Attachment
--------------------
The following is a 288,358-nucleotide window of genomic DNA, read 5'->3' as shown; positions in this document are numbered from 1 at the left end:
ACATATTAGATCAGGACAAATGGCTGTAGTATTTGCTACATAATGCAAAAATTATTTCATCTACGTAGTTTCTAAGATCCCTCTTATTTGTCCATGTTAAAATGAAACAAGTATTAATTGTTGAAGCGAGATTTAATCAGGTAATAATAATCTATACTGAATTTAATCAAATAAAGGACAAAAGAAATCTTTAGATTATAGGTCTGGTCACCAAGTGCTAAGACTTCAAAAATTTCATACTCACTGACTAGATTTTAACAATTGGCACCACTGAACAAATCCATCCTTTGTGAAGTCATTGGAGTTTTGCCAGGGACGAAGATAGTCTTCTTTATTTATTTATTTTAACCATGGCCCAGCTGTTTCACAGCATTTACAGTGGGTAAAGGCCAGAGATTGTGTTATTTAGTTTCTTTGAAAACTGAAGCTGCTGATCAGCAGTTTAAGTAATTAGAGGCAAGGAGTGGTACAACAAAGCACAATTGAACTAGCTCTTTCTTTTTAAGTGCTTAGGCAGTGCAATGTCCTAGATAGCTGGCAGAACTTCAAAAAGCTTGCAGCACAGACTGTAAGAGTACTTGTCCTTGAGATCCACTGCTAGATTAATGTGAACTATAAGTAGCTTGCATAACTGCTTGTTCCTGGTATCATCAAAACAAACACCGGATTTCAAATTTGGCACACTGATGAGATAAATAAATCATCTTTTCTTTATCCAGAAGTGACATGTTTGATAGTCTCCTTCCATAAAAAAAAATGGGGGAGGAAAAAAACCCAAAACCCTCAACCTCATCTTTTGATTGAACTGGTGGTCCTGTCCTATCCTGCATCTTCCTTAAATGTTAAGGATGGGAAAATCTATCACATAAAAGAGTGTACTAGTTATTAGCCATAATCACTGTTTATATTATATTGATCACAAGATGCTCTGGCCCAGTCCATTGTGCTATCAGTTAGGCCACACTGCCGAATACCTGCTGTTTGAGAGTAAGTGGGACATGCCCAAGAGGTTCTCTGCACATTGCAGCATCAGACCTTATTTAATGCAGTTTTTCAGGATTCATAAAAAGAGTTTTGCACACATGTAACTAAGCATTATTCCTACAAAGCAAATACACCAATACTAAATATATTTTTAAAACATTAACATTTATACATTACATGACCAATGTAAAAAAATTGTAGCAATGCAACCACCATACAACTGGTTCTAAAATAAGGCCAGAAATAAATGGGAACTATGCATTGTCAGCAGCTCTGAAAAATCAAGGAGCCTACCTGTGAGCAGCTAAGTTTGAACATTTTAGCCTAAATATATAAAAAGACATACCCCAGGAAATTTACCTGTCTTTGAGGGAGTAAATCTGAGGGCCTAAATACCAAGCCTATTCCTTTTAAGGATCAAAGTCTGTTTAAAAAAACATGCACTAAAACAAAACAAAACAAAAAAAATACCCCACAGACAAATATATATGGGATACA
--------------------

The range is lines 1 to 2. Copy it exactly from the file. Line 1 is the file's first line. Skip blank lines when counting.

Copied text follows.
The following is a 288,358-nucleotide window of genomic DNA, read 5'->3' as shown; positions in this document are numbered from 1 at the left end:
ACATATTAGATCAGGACAAATGGCTGTAGTATTTGCTACATAATGCAAAAATTATTTCATCTACGTAGTTTCTAAGATCCCTCTTATTTGTCCATGTTAAAATGAAACAAGTATTAATTGTTGAAGCGAGATTTAATCAGGTAATAATAATCTATACTGAATTTAATCAAATAAAGGACAAAAGAAATCTTTAGATTATAGGTCTGGTCACCAAGTGCTAAGACTTCAAAAATTTCATACTCACTGACTAGATTTTAACAATTGGCACCACTGAACAAATCCATCCTTTGTGAAGTCATTGGAGTTTTGCCAGGGACGAAGATAGTCTTCTTTATTTATTTATTTTAACCATGGCCCAGCTGTTTCACAGCATTTACAGTGGGTAAAGGCCAGAGATTGTGTTATTTAGTTTCTTTGAAAACTGAAGCTGCTGATCAGCAGTTTAAGTAATTAGAGGCAAGGAGTGGTACAACAAAGCACAATTGAACTAGCTCTTTCTTTTTAAGTGCTTAGGCAGTGCAATGTCCTAGATAGCTGGCAGAACTTCAAAAAGCTTGCAGCACAGACTGTAAGAGTACTTGTCCTTGAGATCCACTGCTAGATTAATGTGAACTATAAGTAGCTTGCATAACTGCTTGTTCCTGGTATCATCAAAACAAACACCGGATTTCAAATTTGGCACACTGATGAGATAAATAAATCATCTTTTCTTTATCCAGAAGTGACATGTTTGATAGTCTCCTTCCATAAAAAAAAATGGGGGAGGAAAAAAACCCAAAACCCTCAACCTCATCTTTTGATTGAACTGGTGGTCCTGTCCTATCCTGCATCTTCCTTAAATGTTAAGGATGGGAAAATCTATCACATAAAAGAGTGTACTAGTTATTAGCCATAATCACTGTTTATATTATATTGATCACAAGATGCTCTGGCCCAGTCCATTGTGCTATCAGTTAGGCCACACTGCCGAATACCTGCTGTTTGAGAGTAAGTGGGACATGCCCAAGAGGTTCTCTGCACATTGCAGCATCAGACCTTATTTAATGCAGTTTTTCAGGATTCATAAAAAGAGTTTTGCACACATGTAACTAAGCATTATTCCTACAAAGCAAATACACCAATACTAAATATATTTTTAAAACATTAACATTTATACATTACATGACCAATGTAAAAAAATTGTAGCAATGCAACCACCATACAACTGGTTCTAAAATAAGGCCAGAAATAAATGGGAACTATGCATTGTCAGCAGCTCTGAAAAATCAAGGAGCCTACCTGTGAGCAGCTAAGTTTGAACATTTTAGCCTAAATATATAAAAAGACATACCCCAGGAAATTTACCTGTCTTTGAGGGAGTAAATCTGAGGGCCTAAATACCAAGCCTATTCCTTTTAAGGATCAAAGTCTGTTTAAAAAAACATGCACTAAAACAAAACAAAACAAAAAAAATACCCCACAGACAAATATATATGGGATACA